The UK Government's cyber-crime strategy came under the spotlight in the fading
moments of the last parliament as MP Derek Wyatt introduced a Bill to create
a new offence of denial of service ("DOS") and to extend the penalties
for hacking.

The proposals in the Bill create a specific offence for DOS attacks and increase
the penalty from six months to two years. If the DOS attack is carried out
with the intention of committing or facilitating the commission of a further
offence, the maximum jail sentence increases to five years.

A DOS attack involves a deliberate attempt to stop a machine from working.
This can be done, for example, by bombarding a computer system with a large
volume of email. Alternatively, a hacker could develop protocol fragments that
tie up the machine in performing purposeless tasks. These attacks may be aimed
at the machine itself or its connections. A large number of remote computers
can be used to gang up on a target in what is known as a distributed DOS ("DDOS")
attack.

Labour MP Derek Wyatt, who held his constituency of Sittingbourne and Sheppey
in this month's general election, told Parliament that criminal gangs carrying
out DDOS attacks have targeted gambling websites, demanding up to £100,000
to make the attacks stop. Although many of the 4,000 weekly DOS and DDOS attacks
are more benign, computer hacking costs UK businesses an estimated £1
billion a year and strikes at the heart of the software trade. The cost of
cleaning up virus and worm attacks and collateral damage caused by such attacks
may run into the billions.

Mr Wyatt's move followed an all-party internet group inquiry launched in March
2004. The proposal is for an amendment to the Computer Misuse Act 1990 ("Act"),
which first introduced the unauthorised access offence to deal with computer
hackers after it became obvious that the existing criminal law framework was
inadequate to deal with computer crime. The Theft Act 1968, the Forgery and
Counterfeiting Act 1981 and the Criminal Damage Act 1971 were not designed
with computer crime in mind. For example, it was not possible to prosecute
for theft of data under theft legislation and it was not possible to defraud
a computer under fraud legislation. Although destroying files causes damage
to businesses, such activities would not come within the definition of criminal
damage unless the computer itself was physically attacked.

The Act made it an offence to gain unauthorised access to a computer, even
if no damage is done and no files are tampered with. Gaining access to a computer
without authorisation, for example by guessing a password, attracts a maximum
six-month prison sentence or and/ a fine of up to £2,000. A more serious
offence of gaining unauthorised access with the intent to commit a further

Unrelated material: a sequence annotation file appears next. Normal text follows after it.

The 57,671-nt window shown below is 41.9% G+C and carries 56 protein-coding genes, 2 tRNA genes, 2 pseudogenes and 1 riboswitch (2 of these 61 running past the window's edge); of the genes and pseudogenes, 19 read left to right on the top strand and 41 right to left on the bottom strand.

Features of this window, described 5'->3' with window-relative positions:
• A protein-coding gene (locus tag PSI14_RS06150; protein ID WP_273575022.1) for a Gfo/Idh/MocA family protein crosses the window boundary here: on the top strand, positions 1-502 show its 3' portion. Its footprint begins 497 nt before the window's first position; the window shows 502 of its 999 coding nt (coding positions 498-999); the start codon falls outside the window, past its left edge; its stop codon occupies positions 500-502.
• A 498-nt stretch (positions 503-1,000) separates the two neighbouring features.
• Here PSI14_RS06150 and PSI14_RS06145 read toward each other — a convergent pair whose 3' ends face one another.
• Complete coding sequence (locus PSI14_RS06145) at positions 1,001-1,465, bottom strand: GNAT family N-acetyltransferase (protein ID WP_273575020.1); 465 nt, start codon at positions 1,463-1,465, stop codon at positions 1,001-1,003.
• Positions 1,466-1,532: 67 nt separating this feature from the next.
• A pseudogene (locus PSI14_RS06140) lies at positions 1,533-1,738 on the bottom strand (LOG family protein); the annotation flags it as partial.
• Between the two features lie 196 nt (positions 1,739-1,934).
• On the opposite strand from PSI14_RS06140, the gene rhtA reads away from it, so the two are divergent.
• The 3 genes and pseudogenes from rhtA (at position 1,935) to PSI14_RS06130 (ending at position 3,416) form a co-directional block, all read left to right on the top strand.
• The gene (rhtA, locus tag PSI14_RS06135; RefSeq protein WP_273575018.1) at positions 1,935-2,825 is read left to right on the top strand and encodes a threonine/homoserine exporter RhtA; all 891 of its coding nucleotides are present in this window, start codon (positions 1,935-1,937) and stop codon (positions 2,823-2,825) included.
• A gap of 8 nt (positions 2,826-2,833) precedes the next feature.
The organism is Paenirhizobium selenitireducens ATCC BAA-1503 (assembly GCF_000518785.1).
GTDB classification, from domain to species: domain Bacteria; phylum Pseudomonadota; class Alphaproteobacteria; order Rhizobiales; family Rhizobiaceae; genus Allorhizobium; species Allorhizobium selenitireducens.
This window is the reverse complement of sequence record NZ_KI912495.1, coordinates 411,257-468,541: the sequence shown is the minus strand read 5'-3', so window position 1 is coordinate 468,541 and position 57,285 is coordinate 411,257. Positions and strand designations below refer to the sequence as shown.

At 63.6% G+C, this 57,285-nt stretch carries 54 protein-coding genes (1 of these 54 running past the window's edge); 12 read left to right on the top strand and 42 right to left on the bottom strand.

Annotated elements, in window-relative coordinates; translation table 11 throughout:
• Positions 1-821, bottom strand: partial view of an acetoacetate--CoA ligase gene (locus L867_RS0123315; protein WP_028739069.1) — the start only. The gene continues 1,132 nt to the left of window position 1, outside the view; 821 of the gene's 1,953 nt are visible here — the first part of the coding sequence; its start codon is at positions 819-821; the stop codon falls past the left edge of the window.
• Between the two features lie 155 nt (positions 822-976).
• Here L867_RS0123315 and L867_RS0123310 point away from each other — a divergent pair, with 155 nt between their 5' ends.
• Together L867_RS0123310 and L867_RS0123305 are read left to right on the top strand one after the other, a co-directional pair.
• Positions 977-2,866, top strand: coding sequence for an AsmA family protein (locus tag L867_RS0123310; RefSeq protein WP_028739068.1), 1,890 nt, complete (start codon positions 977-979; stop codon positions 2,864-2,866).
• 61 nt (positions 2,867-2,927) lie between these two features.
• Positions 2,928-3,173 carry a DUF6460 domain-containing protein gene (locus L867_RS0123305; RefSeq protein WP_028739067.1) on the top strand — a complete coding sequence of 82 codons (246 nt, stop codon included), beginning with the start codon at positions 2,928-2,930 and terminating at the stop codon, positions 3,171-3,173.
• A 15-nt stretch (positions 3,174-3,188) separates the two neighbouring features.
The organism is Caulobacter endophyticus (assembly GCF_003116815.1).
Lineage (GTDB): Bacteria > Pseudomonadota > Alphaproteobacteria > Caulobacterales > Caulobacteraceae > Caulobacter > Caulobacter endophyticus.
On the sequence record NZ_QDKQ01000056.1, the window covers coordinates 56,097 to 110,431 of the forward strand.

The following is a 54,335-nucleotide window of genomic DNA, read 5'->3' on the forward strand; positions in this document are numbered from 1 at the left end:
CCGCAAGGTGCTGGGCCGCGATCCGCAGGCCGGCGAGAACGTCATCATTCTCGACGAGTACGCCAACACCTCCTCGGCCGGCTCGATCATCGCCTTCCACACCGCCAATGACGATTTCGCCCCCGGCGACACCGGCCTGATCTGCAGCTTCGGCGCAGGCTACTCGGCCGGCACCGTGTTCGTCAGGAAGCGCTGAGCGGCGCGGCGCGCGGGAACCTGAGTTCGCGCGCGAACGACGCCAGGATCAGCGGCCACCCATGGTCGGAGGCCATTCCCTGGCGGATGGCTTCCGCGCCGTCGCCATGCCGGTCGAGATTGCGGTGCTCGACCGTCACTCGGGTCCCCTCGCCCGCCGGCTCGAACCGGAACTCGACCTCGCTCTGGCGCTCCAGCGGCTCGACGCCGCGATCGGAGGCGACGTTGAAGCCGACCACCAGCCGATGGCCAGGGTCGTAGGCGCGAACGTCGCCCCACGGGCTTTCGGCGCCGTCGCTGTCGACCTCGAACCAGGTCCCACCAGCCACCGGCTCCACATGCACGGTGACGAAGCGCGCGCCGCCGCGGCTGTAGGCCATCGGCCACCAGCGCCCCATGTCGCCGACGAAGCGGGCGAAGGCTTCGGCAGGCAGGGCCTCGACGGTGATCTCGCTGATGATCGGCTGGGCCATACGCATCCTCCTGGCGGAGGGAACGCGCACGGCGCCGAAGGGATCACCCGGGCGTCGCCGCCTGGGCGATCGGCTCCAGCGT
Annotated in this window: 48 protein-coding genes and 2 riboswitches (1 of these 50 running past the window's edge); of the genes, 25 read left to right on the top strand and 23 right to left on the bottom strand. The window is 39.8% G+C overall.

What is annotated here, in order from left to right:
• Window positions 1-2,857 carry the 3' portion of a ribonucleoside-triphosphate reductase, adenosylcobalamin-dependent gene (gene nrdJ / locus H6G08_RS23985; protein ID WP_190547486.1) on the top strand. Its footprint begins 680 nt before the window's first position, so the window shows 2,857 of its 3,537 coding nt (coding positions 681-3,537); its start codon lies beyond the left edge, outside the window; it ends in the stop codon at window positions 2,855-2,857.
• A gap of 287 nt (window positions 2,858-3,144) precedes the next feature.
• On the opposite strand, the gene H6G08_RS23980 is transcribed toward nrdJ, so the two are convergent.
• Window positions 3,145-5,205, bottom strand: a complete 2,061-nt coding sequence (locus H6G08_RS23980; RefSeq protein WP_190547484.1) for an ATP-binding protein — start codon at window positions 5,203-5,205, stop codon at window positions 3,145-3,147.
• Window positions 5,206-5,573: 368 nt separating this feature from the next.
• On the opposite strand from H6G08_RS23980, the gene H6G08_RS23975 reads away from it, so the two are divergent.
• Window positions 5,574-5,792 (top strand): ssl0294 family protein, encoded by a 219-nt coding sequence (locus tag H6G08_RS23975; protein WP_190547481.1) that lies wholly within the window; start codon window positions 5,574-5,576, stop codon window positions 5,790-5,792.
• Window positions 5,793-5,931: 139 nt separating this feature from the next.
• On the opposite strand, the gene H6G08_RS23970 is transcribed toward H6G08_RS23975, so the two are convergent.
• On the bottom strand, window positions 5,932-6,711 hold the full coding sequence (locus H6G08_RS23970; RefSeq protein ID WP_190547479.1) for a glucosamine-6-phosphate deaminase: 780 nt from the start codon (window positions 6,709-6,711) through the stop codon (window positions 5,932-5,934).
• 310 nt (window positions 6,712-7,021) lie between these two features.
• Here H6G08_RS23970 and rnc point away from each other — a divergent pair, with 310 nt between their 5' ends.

offence is committed if, for example a hacker gains access to an online bank
account and transfers money. The maximum penalty for this offence is five years
imprisonment and a fine. Insiders who change computer settings or delete files
could also face a prison sentence of five years and an unlimited fine, as it
is an offence under the Act to purposely change files on a computer with intent
and without authorisation.

The Act also deals with "intangible damage" and "intangible
acts". Intangible damage includes writing and distributing viruses in
the UK, even if they are not targeted at a particular machine. Intangible acts
include unauthorised modifications that have certain effects, such as impairing
operation (which would include a DOS attack), prevent or hinder access or affect
reliability.

Computer industry commentators have welcomed legislative reforms but insist
that strict enforcement by criminal and regulatory authorities is imperative
if recent laws aimed at preventing activities such as hacking, phishing and
spamming in the UK are to have a deterrent impact. The Act has also been criticised
for focusing on standalone computers, rather than networks.

When introducing his private members' bill, Mr Wyatt told Parliament that
the all-party internet group had collaborated with the US "because any
measure relating to computers and the internet must now go beyond individual
Parliaments".

Computer industry pressure groups are likely to continue lobbying the Government
in its next term to pass the Bill, and possibly even more extensive legislation.
Whether the proposals set out in the Bill are wide and flexible enough to deal
with the ever-growing number of mischiefs that computer saboteurs come up with
remains to be seen.

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